The spooky world of Phil Spector.

The spooky world of Phil Spector.

The spooky world of Phil Spector.

Pop, jazz, and classical.
Feb. 7 2003 5:27 PM

Phil Spector's Ghosts

The spooky world of the greatest producer in pop music.

Phil Spector
For the love of Mutt: No more Citizen Kane!

For observers of Hollywood, it's been irresistible: life imitating the movies once again. The death of B-movie actress Lana Clarkson in Phil Spector's Alhambra chateau on Sunday night has begun to read like a rock 'n' roll remake of Sunset Boulevard. You can almost hear the diminutive, bewigged maestro yelling at his servant: "It was the records that got small!"

At the risk of glibness, didn't it seem bound to end this way? Spector, the greatest record producer in the history of pop, has spent his life enacting his own version of Hollywood psychosis, trapped in a fantasy of shadowy recluse-hood right out of Citizen Kane, a movie he watched obsessively.

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More to the point, if it turns out that he did pull the trigger, such an appalling climax to Spector's career would be all of a piece with his greatest music. As brilliant as his classic records—from the Ronettes' "Be My Baby" (1963) to Ike and Tina Turner's "River Deep, Mountain High" (1966)—are, they were all expressions of his giant ego, his delusions of Wagnerian grandeur. (Many producers and musicians have enormous egos. Spector's outsizes them all.) Jeff Barry, a co-writer of "River Deep," remarked in 1974, "To me, what he's saying is, 'It is not the song ... it's me.' "

When we listen to the great Spector records, from the Crystals' "He's a Rebel" (1962) to the Ramones' End of the Century (1980), what we're hearing is pop on the grand scale: egomania writ large. Assisted by a squadron of musicians that included Leon Russell (keyboards), Glen Campbell (guitar), and the great arranger Jack Nitzsche, Spector created what he called "little symphonies for the kids," elevating teen anguish to the level of liebestod.

The session men, dubbed "The Wrecking Crew," were driven mercilessly. "If I couldn't get a drum sound, I'd go crazy," Spector recalled later. "I'd go out of my mind, spend five or six hours trying to get a drum sound, and it's really hard on the musicians because they're playing the same thing over and over."

As Evan Eisenberg wrote in his marvellous book The Recording Angel: "[I]n its urgent solipsism, its perfectionism, its mad bricolage, Spector's work was perhaps the first fully self-conscious phonography in the popular field." This was the essence of Spector's fabled "Wall of Sound": "He's a Rebel" was a cavernous mesh of vibes and pianos, booming drum rolls and fuzzy saxophones; "Be My Baby" was a cacophonous pop army rampaging for three minutes. The Righteous Brothers' "You've Lost That Lovin' Feelin' " (1964) was a hurricane of blue-eyed soul, built on swelling strings and a cathedral choir.

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No other pop music of the time came close to the scale and intensity of the Spector sound. Its seismic reverberations can be heard in everything from the Beach Boys' Pet Sounds through Bruce Springsteen's Born to Run and Spiritualized's recent Let It Come Down.

And yet by early 1965 Spector had a problem: His sound was going out of fashion. Thanks to the British Invasion bands—not least his new best friends the Beatles and the Stones—self-contained acts penning their own songs were suddenly all the rage.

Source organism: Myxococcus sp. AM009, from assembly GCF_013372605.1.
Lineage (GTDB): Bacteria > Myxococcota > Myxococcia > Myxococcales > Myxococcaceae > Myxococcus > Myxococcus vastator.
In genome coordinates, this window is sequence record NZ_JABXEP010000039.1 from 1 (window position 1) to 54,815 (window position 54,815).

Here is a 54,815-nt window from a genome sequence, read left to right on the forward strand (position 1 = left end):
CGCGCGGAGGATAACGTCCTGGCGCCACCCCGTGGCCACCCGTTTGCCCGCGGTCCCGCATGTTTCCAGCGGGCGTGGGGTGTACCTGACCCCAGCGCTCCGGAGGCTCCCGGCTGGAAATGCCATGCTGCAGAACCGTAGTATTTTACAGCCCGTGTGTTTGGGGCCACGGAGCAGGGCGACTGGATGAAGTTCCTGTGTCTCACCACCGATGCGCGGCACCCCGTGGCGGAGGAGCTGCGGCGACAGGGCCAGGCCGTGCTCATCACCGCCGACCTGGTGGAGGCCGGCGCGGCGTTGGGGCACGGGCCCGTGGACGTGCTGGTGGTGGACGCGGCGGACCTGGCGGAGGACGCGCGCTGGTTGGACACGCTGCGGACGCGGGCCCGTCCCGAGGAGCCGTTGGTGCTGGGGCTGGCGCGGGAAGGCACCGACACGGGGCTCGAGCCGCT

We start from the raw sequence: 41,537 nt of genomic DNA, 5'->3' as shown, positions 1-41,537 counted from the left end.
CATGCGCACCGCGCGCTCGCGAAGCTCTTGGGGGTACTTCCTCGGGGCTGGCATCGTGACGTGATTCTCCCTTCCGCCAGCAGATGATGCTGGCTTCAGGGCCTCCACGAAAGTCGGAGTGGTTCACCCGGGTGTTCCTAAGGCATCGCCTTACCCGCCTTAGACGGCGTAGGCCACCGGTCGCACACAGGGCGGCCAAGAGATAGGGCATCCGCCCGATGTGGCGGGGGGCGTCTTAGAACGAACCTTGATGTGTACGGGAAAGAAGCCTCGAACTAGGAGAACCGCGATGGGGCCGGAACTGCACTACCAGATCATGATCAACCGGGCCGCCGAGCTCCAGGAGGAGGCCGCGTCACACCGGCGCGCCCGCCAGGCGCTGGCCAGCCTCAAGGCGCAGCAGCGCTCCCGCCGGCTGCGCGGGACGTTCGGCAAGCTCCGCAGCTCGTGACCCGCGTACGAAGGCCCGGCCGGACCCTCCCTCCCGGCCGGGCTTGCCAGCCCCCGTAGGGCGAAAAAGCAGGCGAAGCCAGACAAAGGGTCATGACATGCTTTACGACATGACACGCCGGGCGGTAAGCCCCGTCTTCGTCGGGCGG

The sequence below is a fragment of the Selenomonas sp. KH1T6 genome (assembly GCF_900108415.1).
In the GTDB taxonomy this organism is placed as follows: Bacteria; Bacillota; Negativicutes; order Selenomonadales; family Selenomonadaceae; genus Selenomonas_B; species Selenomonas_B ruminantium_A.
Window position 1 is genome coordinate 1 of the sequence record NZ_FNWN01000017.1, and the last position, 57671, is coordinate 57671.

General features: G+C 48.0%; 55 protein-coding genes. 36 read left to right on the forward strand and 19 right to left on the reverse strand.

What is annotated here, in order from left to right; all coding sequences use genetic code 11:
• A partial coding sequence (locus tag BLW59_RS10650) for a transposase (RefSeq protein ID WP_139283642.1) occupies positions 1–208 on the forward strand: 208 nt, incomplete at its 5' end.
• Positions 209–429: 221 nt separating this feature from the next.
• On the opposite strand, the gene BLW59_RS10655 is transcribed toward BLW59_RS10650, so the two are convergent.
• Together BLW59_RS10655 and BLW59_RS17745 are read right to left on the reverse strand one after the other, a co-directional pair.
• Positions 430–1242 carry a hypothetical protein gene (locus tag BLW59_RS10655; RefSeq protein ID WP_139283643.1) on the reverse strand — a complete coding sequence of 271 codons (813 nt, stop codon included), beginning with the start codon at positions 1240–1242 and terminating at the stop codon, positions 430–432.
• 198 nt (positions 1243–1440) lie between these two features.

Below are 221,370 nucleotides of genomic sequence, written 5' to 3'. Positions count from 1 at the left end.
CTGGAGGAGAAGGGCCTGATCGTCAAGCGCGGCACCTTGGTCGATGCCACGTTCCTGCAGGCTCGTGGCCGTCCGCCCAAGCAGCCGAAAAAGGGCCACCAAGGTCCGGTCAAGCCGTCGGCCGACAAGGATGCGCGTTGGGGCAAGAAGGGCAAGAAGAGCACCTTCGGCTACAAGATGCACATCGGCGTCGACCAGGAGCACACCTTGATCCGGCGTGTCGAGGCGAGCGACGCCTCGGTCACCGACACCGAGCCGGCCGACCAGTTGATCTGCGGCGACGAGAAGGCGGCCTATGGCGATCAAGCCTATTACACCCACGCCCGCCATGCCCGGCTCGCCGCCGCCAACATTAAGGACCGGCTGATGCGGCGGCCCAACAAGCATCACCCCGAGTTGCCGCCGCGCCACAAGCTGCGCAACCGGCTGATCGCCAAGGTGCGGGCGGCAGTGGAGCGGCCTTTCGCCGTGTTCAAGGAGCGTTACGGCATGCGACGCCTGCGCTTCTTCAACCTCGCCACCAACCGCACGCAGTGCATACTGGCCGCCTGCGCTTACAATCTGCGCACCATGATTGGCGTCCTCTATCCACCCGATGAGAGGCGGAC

Spector decided to roll the dice. He signed Ike and Tina Turner to his Philles label and set to work constructing what for many is the greatest pop record of all time, the apex of the Wall of Sound: the storming, orgasmic "River Deep, Mountain High." The record was cut in March 1966 with a vast orchestra and a vocal-cord-shredding howl by a sweat-soaked Tina Turner. It cost $22,000 to make (a fortune at the time), and was at once fantastically overblown and irresistibly funky.

Yet River Deep never even dented the Top 50, not least because some of America's biggest radio stations wanted to punish Phil for not ponying up payola. "They didn't reject 'River Deep' because it was a bad record," Spector's friend Marshall Lieb says in the 1989 biography He's a Rebel. "They rejected it because they had a vendetta for Phil. I remember it was very tough for him to get it played because of the way he'd treated program directors." The failure propelled him into a deep depression from which he never fully emerged—his later work with the Beatles notwithstanding.

By the mid-'70s Spector was a deeply disturbed control freak, pulling guns on studio engineers, incarcerating artists in various style mansions. At different times he has terrified the wits out of people as different as John Lennon, Leonard Cohen, the Ramones, and Michael Jackson's sister LaToya. Not to mention Veronica "Ronnie" Spector, the singer he married and kept virtually imprisoned for years. "I put up with him for that long because I was fearful and I didn't know any different," Ronnie told me in 1991. "I didn't know how to say, 'I don't want to watch Citizen Kane tonight.' "

Friends attest that Phil Spector has been happier, healthier of late. Sober and relatively socialized, he's been venturing out to awards shows, hanging with bands, easing back into production. But that can't change his history of megalomaniac control and violence. The son of a father who killed himself and a volcanically rage-aholic mother, Spector has never resolved the loss and abuse he suffered as a child, only displaced it and misdirected it at others. It's not so much that he lost that loving feeling. He never had it in the first place.

As Leonard Cohen, who unwisely employed Spector to produce the mordant Death of a Ladies' Man (1977), put it: "Phil couldn't resist annihilating me. I don't think he can tolerate any other shadows in his own darkness."